ABI research believe that mobile service providers (MSPs) have a role to play in driving the growth of the consumer IoT market, which it said is a $6.6 billion opportunity.
Pablo Tomasi, senior analyst at ABI Research, said MSPs have all the technology and expertise needed at their disposal from NB-IoT and LTE-M to eSIM and should act quickly to shape the direction of the market.
“For instance, by launching consumer IoT products with flexible business models, possibly bundled with current smartphones and data plans, MSPs can help to generate customer demand, which in turn will attract more OEM to produce consumer IoT devices,” he added.
With the proliferation of these device, it is also expected that data growth will be immense.
“Data is the fuel that powers the IoT and the organization’s ability to derive meaning from it will define their long term success,” said Gartner’s Nick Jones.
Hence, he said “AI will be applied to a wide range of IoT information, including video, still images, speech, network traffic activity and sensor data.”
Gartner admits that the technology landscape for AI is complex and will remain so through 2023. However, it is also optimistic that “it will be possible to achieve good results with AI in a wide range of IoT situations.”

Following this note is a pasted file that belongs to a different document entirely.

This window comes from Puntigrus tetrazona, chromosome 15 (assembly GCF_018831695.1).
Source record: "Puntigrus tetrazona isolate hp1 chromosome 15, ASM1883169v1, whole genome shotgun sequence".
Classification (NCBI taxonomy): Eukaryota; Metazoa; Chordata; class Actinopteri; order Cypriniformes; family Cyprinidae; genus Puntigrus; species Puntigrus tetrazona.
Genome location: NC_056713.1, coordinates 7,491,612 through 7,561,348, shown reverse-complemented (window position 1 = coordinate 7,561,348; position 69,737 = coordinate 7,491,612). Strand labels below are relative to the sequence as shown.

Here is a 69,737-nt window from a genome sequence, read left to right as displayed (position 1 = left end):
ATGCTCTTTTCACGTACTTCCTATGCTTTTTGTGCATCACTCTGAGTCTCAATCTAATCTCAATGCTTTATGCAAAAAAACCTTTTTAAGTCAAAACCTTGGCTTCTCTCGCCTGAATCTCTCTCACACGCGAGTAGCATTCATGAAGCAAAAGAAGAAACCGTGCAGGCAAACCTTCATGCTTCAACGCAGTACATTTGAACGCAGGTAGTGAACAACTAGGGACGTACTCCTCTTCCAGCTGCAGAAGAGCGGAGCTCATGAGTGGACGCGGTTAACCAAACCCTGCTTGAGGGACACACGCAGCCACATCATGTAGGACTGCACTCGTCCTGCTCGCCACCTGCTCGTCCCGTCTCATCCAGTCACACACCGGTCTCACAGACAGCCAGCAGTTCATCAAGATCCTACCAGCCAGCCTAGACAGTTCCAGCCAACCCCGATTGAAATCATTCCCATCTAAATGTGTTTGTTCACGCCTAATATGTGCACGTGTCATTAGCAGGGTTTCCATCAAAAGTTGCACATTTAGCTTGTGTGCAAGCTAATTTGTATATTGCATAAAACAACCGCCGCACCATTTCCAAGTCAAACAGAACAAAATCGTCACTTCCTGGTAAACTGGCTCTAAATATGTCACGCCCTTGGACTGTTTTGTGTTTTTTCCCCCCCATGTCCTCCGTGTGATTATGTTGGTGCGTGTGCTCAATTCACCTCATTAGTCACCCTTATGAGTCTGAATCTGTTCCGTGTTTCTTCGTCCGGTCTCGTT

IoT for Industries
According to IDC’s prediction, manufacturing operations and production asset management will be the biggest spenders in IoT this year, with up to $100 billion and $41.7 billion in projected spending, respectively.
IoT use cases would spur the fastest spending growth in airport facility automation (transportation), electric vehicle charging (utilities), agriculture field monitoring (resource), bedside telemetry (healthcare), and in-store contextualized marketing (retail).
A separate report from Juniper Research reveals that the industry is expecting 775 million consumer vehicles to connected via telematics or by in-vehicle apps by 2023, posting average annual growth rate of of 18.7 percent over the next 5 years from 330 million vehicles in 2018.
This year, only over 1.1 million are equipped with vehicle-to-vehicle communications (V2V), but by 2023, there would be about 62 million vehicles with this kind of capability.
Meanwhile, IDC predicts that worldwide spending on robotics systems and drones will total $115.7 billion in 2019, an increase of 17.6% over 2018.
Robotics systems will be the larger of the two categories, with hardware purchases dominating spending, nearly two-thirds of which will be going toward spending on robotic systems, after-market robotics hardware, and system hardware.
“Purchases of industrial robots and service robots will deliver nearly 30% of the category total in 2019. Robotics-related software spending will largely go toward purchases of command and control applications and robotics-specific applications,” IDC said.
Investments in drones will total $12.3 billion in 2019, with hardware purchases and after-market drone software also dominating spending.